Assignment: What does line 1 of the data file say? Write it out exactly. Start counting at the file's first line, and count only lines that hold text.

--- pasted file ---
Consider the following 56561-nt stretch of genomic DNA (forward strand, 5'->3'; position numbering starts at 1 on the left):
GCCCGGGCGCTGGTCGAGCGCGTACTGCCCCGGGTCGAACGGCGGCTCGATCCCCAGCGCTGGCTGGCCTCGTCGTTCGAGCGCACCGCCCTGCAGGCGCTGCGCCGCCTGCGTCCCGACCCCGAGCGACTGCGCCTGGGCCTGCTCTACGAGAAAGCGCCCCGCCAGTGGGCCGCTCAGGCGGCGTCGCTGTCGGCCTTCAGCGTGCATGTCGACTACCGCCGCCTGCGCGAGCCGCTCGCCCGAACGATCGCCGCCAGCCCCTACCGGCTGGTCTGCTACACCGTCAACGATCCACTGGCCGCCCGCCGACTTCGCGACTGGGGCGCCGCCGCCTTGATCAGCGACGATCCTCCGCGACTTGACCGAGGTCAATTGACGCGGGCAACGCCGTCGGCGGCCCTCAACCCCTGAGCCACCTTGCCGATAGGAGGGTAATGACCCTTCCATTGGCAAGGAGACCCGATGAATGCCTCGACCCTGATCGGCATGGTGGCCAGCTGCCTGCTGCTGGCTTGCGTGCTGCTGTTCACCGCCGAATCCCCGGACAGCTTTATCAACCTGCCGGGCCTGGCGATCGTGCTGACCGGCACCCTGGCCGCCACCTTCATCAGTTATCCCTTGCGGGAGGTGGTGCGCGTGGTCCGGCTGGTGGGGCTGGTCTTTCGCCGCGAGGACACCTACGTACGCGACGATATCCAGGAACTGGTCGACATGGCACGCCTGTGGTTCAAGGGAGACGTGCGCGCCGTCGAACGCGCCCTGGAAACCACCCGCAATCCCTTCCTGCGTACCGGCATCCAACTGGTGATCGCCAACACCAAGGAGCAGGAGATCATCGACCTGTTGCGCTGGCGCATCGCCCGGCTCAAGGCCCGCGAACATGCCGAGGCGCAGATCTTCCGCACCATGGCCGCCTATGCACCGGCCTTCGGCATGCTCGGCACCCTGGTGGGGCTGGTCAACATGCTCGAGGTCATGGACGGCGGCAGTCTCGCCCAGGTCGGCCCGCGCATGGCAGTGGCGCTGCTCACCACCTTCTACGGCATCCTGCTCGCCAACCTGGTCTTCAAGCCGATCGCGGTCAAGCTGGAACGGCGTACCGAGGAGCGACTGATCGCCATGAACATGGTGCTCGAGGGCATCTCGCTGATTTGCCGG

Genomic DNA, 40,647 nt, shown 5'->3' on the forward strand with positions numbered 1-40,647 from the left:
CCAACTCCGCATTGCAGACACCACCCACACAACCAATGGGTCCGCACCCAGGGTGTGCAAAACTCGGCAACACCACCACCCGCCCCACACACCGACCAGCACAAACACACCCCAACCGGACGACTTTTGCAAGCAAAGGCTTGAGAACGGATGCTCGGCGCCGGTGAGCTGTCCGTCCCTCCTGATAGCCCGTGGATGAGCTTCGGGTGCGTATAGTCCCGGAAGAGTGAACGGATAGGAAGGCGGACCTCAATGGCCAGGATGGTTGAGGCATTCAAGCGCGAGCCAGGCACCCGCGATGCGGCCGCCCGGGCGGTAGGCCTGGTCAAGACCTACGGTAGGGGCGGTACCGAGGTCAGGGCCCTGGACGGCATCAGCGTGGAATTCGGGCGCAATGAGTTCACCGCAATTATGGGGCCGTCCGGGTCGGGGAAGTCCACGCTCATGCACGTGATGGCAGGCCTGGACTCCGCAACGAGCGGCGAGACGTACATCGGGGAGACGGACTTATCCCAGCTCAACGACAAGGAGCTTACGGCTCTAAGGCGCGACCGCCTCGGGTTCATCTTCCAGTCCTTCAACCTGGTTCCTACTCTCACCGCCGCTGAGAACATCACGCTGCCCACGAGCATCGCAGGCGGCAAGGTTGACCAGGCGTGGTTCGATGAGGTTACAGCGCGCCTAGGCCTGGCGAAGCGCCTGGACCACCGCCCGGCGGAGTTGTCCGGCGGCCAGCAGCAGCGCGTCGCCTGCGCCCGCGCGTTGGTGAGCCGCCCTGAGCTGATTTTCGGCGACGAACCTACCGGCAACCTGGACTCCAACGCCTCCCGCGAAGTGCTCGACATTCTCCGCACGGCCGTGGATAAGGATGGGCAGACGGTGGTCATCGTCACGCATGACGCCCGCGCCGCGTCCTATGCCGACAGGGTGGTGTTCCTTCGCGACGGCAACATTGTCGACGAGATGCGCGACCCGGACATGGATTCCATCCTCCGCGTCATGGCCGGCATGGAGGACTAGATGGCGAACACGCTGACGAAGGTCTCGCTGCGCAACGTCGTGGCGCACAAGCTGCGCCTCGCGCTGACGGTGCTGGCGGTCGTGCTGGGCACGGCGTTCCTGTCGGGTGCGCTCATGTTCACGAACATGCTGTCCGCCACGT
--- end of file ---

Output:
Consider the following 56561-nt stretch of genomic DNA (forward strand, 5'->3'; position numbering starts at 1 on the left):